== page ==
Fighting Revolutionary Popular Struggle, Revolutionary Nuclei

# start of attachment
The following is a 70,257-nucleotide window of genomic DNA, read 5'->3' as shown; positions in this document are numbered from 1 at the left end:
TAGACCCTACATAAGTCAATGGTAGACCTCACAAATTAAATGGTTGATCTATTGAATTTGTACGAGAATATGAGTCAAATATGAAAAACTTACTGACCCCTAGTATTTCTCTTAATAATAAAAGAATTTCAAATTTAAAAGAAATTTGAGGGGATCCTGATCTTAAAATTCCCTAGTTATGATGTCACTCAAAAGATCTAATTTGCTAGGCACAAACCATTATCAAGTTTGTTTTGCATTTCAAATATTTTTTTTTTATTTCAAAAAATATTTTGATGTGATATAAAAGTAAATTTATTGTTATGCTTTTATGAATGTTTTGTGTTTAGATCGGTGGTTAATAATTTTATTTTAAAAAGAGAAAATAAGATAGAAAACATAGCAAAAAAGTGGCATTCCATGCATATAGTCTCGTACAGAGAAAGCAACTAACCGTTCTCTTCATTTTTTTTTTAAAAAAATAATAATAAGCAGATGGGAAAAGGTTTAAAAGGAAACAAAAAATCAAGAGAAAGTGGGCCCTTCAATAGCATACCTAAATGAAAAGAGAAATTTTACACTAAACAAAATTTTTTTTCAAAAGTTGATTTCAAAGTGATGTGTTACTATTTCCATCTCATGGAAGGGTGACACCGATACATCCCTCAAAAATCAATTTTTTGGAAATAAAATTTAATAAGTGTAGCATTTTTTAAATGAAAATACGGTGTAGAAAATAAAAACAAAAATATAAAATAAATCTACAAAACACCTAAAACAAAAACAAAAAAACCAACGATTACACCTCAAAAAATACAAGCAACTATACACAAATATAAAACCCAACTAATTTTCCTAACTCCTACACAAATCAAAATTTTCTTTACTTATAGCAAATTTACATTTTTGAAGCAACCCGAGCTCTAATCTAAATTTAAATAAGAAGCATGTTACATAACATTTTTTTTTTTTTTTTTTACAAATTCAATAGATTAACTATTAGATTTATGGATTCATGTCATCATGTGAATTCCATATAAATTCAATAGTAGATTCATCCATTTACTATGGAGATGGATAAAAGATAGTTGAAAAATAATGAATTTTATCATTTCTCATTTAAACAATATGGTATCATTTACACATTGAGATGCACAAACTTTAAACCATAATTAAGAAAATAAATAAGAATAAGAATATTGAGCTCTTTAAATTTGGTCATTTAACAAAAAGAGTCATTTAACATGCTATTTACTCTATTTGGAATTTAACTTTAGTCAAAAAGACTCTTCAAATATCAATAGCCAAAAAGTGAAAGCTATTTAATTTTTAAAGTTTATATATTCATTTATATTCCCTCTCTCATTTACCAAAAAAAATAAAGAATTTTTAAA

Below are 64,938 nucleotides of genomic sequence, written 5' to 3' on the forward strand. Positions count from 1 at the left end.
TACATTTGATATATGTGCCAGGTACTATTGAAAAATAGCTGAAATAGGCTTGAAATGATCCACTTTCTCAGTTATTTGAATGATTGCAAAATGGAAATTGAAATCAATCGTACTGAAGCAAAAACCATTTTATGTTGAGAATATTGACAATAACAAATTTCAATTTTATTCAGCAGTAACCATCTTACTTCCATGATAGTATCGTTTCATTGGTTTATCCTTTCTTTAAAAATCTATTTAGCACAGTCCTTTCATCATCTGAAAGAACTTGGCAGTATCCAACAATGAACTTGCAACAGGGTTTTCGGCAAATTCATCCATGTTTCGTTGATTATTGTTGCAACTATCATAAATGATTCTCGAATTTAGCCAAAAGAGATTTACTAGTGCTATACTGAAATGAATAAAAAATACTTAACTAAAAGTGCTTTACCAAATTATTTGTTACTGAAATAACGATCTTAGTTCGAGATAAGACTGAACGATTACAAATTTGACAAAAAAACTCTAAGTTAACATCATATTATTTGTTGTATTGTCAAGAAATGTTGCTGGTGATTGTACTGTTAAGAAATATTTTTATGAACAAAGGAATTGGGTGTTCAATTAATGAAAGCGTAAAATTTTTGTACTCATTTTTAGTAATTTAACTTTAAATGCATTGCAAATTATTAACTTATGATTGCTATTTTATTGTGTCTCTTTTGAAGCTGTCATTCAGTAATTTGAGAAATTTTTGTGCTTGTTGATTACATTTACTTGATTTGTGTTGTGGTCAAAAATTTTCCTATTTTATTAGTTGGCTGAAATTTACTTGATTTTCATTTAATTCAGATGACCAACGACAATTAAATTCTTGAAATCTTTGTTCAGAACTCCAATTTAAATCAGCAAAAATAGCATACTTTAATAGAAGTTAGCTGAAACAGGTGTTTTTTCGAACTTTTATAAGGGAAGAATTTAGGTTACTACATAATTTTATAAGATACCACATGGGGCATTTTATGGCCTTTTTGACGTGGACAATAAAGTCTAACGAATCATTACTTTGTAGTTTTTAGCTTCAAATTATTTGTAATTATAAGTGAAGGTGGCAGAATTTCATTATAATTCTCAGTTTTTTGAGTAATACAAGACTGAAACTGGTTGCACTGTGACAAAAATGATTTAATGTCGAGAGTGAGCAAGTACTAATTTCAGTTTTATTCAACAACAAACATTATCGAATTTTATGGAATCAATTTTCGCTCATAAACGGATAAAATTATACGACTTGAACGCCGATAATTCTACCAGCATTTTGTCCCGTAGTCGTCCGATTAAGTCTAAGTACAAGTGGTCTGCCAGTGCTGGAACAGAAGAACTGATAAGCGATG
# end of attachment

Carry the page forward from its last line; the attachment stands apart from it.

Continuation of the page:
Police and security forces are close to achieving their first success in the fight against terrorism. Sources say that the work of decodification is almost complete and has provided evidence that will lead to the breakup of two organizations which have carried out numerous attacks and which are connected. They are the now defunct Revolutionary Popular Struggle (ELA) and the Revolutionary Nuclei. According to one theory, the Revolutionary Nuclei is a continuation of ELA, which is thought to have stopped making terrorist attacks once the archives of the Stazi, the former East German secret police, became public. The files revealed the names of ELA members and other details connecting them to the terrorist Carlos the Jackal. Immobilized Some members of the organization (believed to be the largest terrorist group ever active in Greece) feared discovery and decided to disband the organization, which made its last attack in January, 1995. But other members are thought to have disagreed with that decision and to have continued their activity, forming the Revolutionary Nuclei, whose first attack was in October 1996. Both ELA and the Revolutionary Nuclei frequently used explosives taken from unexploded bombs dropped during World War II. Police found that one of the chief sources of this material was near the island of Kalymnos, where many bombs fell into the sea. The Kalymnians, who are skilled divers, found the bombs intact underwater and removed the explosives, initially to use in fishing. But much of the material wound up elsewhere, and there is evidence that much of it has been used both by terrorists and common criminals. Parcels on Parnitha The authorities believe that by breaking up these organizations, they will at last be close to November 17. Parcels left on Mt Parnitha in the late 1970s, which were directly linked to November 17, contained notes about two of their targets, the AEG factory and a police interrogator during the junta, both attacked by ELA. A Simca car key found in a hideout on Kalamas Street was used by November 17 in January 1980 in an attack on police officers Pandelis Petrou and Sotiris Stamoulis. The key bore a handwritten note by Christos Tsoutsouvis, initially a member of ELA and later of the group Antistate Struggle. The authorities are also investigating an eyewitness report of one of November 17’s last rocket attacks. The witness describes one of the suspects as having features resembling those of someone listed in Stazi files as an ELA member. Concentrating on N17 members The security forces have been running what might be called a cleanup operation for some time now. The Public Order Ministry has referred to it as methodical work being done to break up terrorist organizations operating in Greece. This operation has concentrated mainly on November 17. Since 1975, when the group carried out its first attack, the names of dozens of suspects have emerged, and many of them have been mentioned in the press. Some names came via police investigations, while others were on the infamous lists of suspects drafted by police authorities, chiefly in the USA. Dozens of suspects The outcome was that the officials engaged in investigating terrorism in Greece found themselves faced with dozens of suspects. There had to be some kind of clearing up, primarily so that investigators could focus on certain people for whom there was tangible evidence of involvement, and so as not to be distracted by all kinds of stories in the media about supposed suspects. There was also pressure from the USA for arrests. This was frequently accompanied by hints as to the identity of certain individuals. The Greek authorities are trying to thin out this confusing crowd of suspects, so they can give a clear response as to whether individuals are truly suspects and what evidence exists to justify suspicion. The first task was to look at the ages of the suspects. Strange as it may seem, some of the lists included people who were either too young or too old to have participated in terrorist activity. The investigators into November 17 have clearly divided suspects into two groups. There are the leaders and theoreticians, who select targets and draft announcements, and the executive branch, which carries out the attacks. The investigators have not ruled out the possibility that mercenaries may sometimes have formed part of the second group. In order to comb through the suspects, the authorities look one by one at the names of all the people said to have been involved in terrorism. They examine whether suspect individuals belong to the leaders’ group, with the help of specialists who evaluated the language, writing, and general behavior of the suspects to see whether they fit the profile of terrorists or could have drafted the organization’s announcements. When investigating those suspected of carrying out the attacks, the investigators try to discover where they were at the times of the attacks, and to what extent they are capable of carrying out such missions. An obese person, for example, would have difficulty performing such tasks. The investigation is still in progress, and the evidence found has excluded a large number of suspects. Attention is now being focused on the remainder. Sartre and Liberation Another crucial element, according to some observers, is the fact that the first announcement made by November 17 was handed to Jean-Paul Sartre, who gave it to the Paris-based Liberation newspaper. There is much discussion about the identity of the person who handed the announcement to Sartre, and who is obviously a vital link in the chain. Inside sources say no such investigation is possible, as the main characters have been dead for years. They also note that a number of authorities abroad destroy certain evidence after five years, hinting that the French authorities may have possessed some evidence in this case but would have already destroyed it.